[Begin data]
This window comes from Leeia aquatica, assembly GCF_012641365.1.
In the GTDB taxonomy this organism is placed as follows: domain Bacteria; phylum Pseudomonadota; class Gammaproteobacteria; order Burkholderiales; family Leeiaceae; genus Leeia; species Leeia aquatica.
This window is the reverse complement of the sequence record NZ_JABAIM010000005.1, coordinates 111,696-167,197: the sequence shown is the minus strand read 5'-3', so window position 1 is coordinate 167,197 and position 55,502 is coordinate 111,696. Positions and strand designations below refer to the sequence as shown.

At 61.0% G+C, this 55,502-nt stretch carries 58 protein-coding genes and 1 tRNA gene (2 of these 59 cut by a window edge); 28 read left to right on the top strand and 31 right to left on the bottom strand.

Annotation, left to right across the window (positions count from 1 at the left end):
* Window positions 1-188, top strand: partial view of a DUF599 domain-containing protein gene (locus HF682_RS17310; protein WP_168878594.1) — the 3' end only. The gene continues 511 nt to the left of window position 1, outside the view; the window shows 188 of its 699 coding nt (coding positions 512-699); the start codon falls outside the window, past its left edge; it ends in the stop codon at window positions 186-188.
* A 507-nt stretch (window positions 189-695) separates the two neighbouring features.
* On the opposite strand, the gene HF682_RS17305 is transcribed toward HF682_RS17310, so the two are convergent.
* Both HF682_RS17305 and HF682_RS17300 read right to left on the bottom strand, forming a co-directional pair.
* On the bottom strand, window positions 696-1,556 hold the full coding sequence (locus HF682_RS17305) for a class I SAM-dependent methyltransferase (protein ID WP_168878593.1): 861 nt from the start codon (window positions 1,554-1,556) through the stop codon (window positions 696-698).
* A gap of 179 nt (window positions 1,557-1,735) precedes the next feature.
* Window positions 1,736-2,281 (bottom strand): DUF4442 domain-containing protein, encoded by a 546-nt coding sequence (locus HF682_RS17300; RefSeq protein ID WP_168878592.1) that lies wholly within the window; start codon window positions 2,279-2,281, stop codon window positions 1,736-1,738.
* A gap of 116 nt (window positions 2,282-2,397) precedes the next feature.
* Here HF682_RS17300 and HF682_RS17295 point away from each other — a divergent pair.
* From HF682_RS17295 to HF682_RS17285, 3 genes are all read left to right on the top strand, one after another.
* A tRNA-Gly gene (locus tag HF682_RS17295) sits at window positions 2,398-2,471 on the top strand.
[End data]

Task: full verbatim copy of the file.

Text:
This window comes from Leeia aquatica, assembly GCF_012641365.1.
In the GTDB taxonomy this organism is placed as follows: domain Bacteria; phylum Pseudomonadota; class Gammaproteobacteria; order Burkholderiales; family Leeiaceae; genus Leeia; species Leeia aquatica.
This window is the reverse complement of the sequence record NZ_JABAIM010000005.1, coordinates 111,696-167,197: the sequence shown is the minus strand read 5'-3', so window position 1 is coordinate 167,197 and position 55,502 is coordinate 111,696. Positions and strand designations below refer to the sequence as shown.

At 61.0% G+C, this 55,502-nt stretch carries 58 protein-coding genes and 1 tRNA gene (2 of these 59 cut by a window edge); 28 read left to right on the top strand and 31 right to left on the bottom strand.

Annotation, left to right across the window (positions count from 1 at the left end):
* Window positions 1-188, top strand: partial view of a DUF599 domain-containing protein gene (locus HF682_RS17310; protein WP_168878594.1) — the 3' end only. The gene continues 511 nt to the left of window position 1, outside the view; the window shows 188 of its 699 coding nt (coding positions 512-699); the start codon falls outside the window, past its left edge; it ends in the stop codon at window positions 186-188.
* A 507-nt stretch (window positions 189-695) separates the two neighbouring features.
* On the opposite strand, the gene HF682_RS17305 is transcribed toward HF682_RS17310, so the two are convergent.
* Both HF682_RS17305 and HF682_RS17300 read right to left on the bottom strand, forming a co-directional pair.
* On the bottom strand, window positions 696-1,556 hold the full coding sequence (locus HF682_RS17305) for a class I SAM-dependent methyltransferase (protein ID WP_168878593.1): 861 nt from the start codon (window positions 1,554-1,556) through the stop codon (window positions 696-698).
* A gap of 179 nt (window positions 1,557-1,735) precedes the next feature.
* Window positions 1,736-2,281 (bottom strand): DUF4442 domain-containing protein, encoded by a 546-nt coding sequence (locus HF682_RS17300; RefSeq protein ID WP_168878592.1) that lies wholly within the window; start codon window positions 2,279-2,281, stop codon window positions 1,736-1,738.
* A gap of 116 nt (window positions 2,282-2,397) precedes the next feature.
* Here HF682_RS17300 and HF682_RS17295 point away from each other — a divergent pair.
* From HF682_RS17295 to HF682_RS17285, 3 genes are all read left to right on the top strand, one after another.
* A tRNA-Gly gene (locus tag HF682_RS17295) sits at window positions 2,398-2,471 on the top strand.